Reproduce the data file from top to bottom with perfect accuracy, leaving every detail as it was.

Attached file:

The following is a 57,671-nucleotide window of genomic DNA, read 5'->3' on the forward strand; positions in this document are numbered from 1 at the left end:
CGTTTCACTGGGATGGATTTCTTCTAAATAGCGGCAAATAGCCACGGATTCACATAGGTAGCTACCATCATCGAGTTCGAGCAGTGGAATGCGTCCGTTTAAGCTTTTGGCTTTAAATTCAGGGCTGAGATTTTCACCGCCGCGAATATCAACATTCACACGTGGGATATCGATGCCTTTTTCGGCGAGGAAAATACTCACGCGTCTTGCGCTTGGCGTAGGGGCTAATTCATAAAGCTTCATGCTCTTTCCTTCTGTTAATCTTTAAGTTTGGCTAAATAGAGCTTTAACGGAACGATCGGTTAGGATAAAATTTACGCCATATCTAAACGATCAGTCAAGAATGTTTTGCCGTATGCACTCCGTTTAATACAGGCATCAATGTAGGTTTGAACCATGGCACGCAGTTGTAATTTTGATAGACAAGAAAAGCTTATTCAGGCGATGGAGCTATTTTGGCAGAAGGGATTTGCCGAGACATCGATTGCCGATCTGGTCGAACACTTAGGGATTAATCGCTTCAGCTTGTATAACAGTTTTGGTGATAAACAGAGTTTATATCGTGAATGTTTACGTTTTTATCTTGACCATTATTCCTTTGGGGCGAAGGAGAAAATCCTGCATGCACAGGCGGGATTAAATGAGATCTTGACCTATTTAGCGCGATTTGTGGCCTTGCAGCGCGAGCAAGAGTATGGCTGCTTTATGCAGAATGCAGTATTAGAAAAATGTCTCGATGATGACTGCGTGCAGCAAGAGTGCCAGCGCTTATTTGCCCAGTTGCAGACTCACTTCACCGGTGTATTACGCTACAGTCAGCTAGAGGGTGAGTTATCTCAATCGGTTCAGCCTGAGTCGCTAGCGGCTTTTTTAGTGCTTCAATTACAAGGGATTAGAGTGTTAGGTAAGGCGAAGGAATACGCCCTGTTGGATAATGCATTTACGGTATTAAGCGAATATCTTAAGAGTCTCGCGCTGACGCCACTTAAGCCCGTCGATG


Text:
The following is a 57,671-nucleotide window of genomic DNA, read 5'->3' on the forward strand; positions in this document are numbered from 1 at the left end:
CGTTTCACTGGGATGGATTTCTTCTAAATAGCGGCAAATAGCCACGGATTCACATAGGTAGCTACCATCATCGAGTTCGAGCAGTGGAATGCGTCCGTTTAAGCTTTTGGCTTTAAATTCAGGGCTGAGATTTTCACCGCCGCGAATATCAACATTCACACGTGGGATATCGATGCCTTTTTCGGCGAGGAAAATACTCACGCGTCTTGCGCTTGGCGTAGGGGCTAATTCATAAAGCTTCATGCTCTTTCCTTCTGTTAATCTTTAAGTTTGGCTAAATAGAGCTTTAACGGAACGATCGGTTAGGATAAAATTTACGCCATATCTAAACGATCAGTCAAGAATGTTTTGCCGTATGCACTCCGTTTAATACAGGCATCAATGTAGGTTTGAACCATGGCACGCAGTTGTAATTTTGATAGACAAGAAAAGCTTATTCAGGCGATGGAGCTATTTTGGCAGAAGGGATTTGCCGAGACATCGATTGCCGATCTGGTCGAACACTTAGGGATTAATCGCTTCAGCTTGTATAACAGTTTTGGTGATAAACAGAGTTTATATCGTGAATGTTTACGTTTTTATCTTGACCATTATTCCTTTGGGGCGAAGGAGAAAATCCTGCATGCACAGGCGGGATTAAATGAGATCTTGACCTATTTAGCGCGATTTGTGGCCTTGCAGCGCGAGCAAGAGTATGGCTGCTTTATGCAGAATGCAGTATTAGAAAAATGTCTCGATGATGACTGCGTGCAGCAAGAGTGCCAGCGCTTATTTGCCCAGTTGCAGACTCACTTCACCGGTGTATTACGCTACAGTCAGCTAGAGGGTGAGTTATCTCAATCGGTTCAGCCTGAGTCGCTAGCGGCTTTTTTAGTGCTTCAATTACAAGGGATTAGAGTGTTAGGTAAGGCGAAGGAATACGCCCTGTTGGATAATGCATTTACGGTATTAAGCGAATATCTTAAGAGTCTCGCGCTGACGCCACTTAAGCCCGTCGATG